Span CD
Maximum BM under load,
Figure 4.22 Problem 4.5
Using Clapeyron’s theorem of three moments for spans BC and CD, we get
AB′C′D is the support moment diagram of beam. Superimposing this over BM diagram considering the spans independently simply supported, AB′PA is (–ve) BM diagram and PC′DE′PC′ is the (+) BM diagram.
Support Reaction
Taking moments about C,
Reaction, 
R_{B} = +1.53125 W 


Reaction 
R_{D} = +0.53125 W 
Total load on beam 
= 2 W 
Reaction, 
R_{C} = 2 W − 1.53125 − 0.53125 

= −0.0625 W 
Figure 4.23 shows the SF diagram of beam, in which BB′ = 1.53125 W↑,
Problem 4.6 A two span continuous beam ABC, AB = 4 m, BC = 4 m, fixed at both the ends, carries a udl over AB, of 6 kN/m run and a moment 20 kNm (CCW) at centre of BC as shown in Figure 4.24(a). Determine support moments at A, B, and C. Draw the resultant BM diagram.
Solution: Let us consider spans AB and BC independently as simply supported and calculate a
Span AB
Span BC
AD′DD″C is the bending moment diagram, where
Figure 4.24 Problem 4.6
Consider imaginary span A′A of zero length, and using Clapeyron’s theorem of three moments for spans A′A AB, we get
Spans AB and BC
Consider imaginary span CC′ of zero length.
Span BC and CC′
So,
From Eq. (i),
From Eq. (iii),
Putting the values of M_{A} and M_{C} in Eq. (ii)
4 (−12 − 0.5M_{B}) + 16M_{B} + 4 (1.25 − 0.25M_{B})
= −116
or
−48 − 2M_{B} + 16M_{B} + 5 − M_{B}
= −116
13M_{B} = −116 + 48 − 5 = −73
Support moment

M_{B} 
= 
− 5.615 kNm 

M_{A} 
= 
−12 − 0.5M_{B} =−12 + 05 × 5.615 


= 
−9.192 kNm 

M_{C} 
= 
1.25 − 0.25M_{B} 


= 
1.25 − 0.25 (−5.615) 


= 
1.25 + 02.5 (−5.615) 


= 
1.25 + 1.404 = +2.654 kNm 
TakingAA′, =9.192 kNm, BB′ =5.615 kNm, CC′ =+2.654 kNm, draw AA′B′C′CA diagram on support moment diagram.
Superimposing the a′_{1} and a′_{1} diagrams of spans AB and BC, we get resultant bending moment diagram as shown in Figure 4.24 (b). The reader can notice that there are five points of contraflexure, i.e. P_{1}, P_{2}, P_{3}, P_{4}, and P_{5}. Shaded parts of the BM diagram show positive bending moments.
Problem 4.7 A beam AB of length 2L is simply supported at ends. It is propped at the midpoint C, to the same level as of ends. A concentrated load W is applied at the midpoint of AC and another concentrated load kW is applied at midpoint of CB. For what value of k slope at the end A will be zero? Determine slope at C. EI is the flexural rigidity of the beam.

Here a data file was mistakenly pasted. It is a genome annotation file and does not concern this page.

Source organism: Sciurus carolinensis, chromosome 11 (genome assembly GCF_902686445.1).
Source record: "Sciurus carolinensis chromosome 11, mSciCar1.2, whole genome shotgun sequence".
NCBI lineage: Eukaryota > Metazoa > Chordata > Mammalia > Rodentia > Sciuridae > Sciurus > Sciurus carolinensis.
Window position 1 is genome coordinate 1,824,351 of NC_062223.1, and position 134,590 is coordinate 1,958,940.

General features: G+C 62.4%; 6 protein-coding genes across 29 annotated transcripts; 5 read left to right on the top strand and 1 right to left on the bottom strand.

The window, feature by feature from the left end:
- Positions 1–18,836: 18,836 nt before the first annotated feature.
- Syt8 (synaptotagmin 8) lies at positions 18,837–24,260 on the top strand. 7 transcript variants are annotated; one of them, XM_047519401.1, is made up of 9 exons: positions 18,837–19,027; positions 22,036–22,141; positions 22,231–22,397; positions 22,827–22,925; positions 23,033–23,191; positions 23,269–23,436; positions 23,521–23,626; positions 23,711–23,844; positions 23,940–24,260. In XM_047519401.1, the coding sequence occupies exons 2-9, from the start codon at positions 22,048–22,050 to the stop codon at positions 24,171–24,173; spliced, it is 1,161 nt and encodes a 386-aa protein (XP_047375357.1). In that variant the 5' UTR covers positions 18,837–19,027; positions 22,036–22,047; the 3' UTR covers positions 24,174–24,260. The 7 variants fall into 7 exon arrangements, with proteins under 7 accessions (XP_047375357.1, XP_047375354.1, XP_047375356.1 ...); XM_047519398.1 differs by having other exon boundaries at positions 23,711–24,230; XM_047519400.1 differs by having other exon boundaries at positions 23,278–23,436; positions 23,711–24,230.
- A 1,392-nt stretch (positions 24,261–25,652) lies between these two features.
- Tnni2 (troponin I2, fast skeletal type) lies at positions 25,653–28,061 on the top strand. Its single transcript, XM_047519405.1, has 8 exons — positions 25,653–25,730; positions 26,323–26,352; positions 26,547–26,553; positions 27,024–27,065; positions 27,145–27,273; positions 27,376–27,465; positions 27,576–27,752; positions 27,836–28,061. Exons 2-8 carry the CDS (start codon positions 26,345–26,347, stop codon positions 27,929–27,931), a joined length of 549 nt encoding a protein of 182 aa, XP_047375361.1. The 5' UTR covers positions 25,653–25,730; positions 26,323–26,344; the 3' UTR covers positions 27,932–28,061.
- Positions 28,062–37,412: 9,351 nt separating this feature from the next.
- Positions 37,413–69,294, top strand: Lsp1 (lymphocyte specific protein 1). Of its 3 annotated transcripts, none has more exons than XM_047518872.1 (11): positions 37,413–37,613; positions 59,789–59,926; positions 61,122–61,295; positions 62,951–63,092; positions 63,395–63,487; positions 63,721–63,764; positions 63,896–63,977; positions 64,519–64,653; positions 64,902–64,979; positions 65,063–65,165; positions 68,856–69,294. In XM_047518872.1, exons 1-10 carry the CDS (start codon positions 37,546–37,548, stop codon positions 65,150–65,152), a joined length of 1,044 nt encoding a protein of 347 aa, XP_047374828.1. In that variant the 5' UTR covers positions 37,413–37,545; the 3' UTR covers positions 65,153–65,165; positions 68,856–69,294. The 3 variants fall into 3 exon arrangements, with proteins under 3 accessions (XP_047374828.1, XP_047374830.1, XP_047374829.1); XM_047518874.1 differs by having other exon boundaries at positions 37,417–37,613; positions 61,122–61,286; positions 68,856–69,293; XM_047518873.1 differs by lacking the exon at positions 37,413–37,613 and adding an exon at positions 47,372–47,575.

Solution: Figure 4.25(a) shows the loading diagram of the beam. Let us calculate a for spans AB and BC.
Span AB
Figure 4.25 Problem 4.7
Span BC
Using Clapeyron’s theorem of three moments for spans AC, CB, knowing that M_{A} = M_{B} = 0, simply supported ends
Taking moments about C
Take a section XX, at a distance of x from A as shown.





Integrating Eq. (i)
But at , at A as given in the problem
So, 0 = 0 − omitted + C_{1}
Constant C_{1} = 0
Integrating Eq. (ii), we get
So, 0 = 0 − omitted term + C_{2}
Constant C_{2} = 0
But at midpoint C, x = L, y = 0, putting the value






or 
1 + k = 4 

or 
k = 3 
(iv) 
Moment,
Taking moments about C,
Moments about C
Slope at C
Putting R_{A} in Eq. (ii)
Slope at C,
Problem 4.8 A continuous beam ABC, fixed at end A, supported over spans AB = BC = 6 m each. There is a udl of 10 kN/m over AB and a concentrated load of 40 kN at centre of BC as shown Figure 4.26. While the supports A and C remain at the same level, the level of support B is 1 mm below due to sinking. Moment of inertia of beam from A to B is 18,000 cm^{4} and from BC it is 12,000 cm^{4}. If E = 210 kN/mm^{2}, determine support moments and draw BM diagram.
Solution: Let us first draw a diagram for both spans
area,
a′_{2} is a triangle with
Figure 4.26 Problem 4.8
Note that moment, M_{C} = 0, because end C is a simple support.
Span AAB
Imaginary span AA′ and AB equation of three moments.
Taking I_{1} common throughout
(because level of A is higher than level of B by 1 mm)
Now using the theorem of three moments for spans AB and BC, and noting that I_{1} is different than I_{2}, equation can be modified as
Multiplying throughout by I_{1},
But I_{1} = 1.5I_{2}, putting this value, we get
6M_{A} + 30M_{B} + 9M_{C} = −540 −810 + 37.8 + 37.8
6M_{A} + 30M_{B} + 9M_{C} = −1274.4 kNm
But M_{C} = 0
So, 
6M_{A} + 30M_{B} = −1274.4 kNm 
(ii) 

6M_{A} + 3M_{B} = −288.9 kNm 
From Eq. (i) (iii) 
From these two equations
Support moment,
Superimposing diagram over this, we get resultant bending moment diagram. Shaded parts show positive BM. There are three points of contraflexure as shown.
MULTIPLE CHOICE QUESTIONS
 A continuous beam ABCD carried over three supports with equal spans L each. There is a udl of intensity w throughout the length of the beam. What is support moment at middle two supports?
 0.125wL^{2}
 0.10wL^{2}
 0.08wL^{2}
 None of these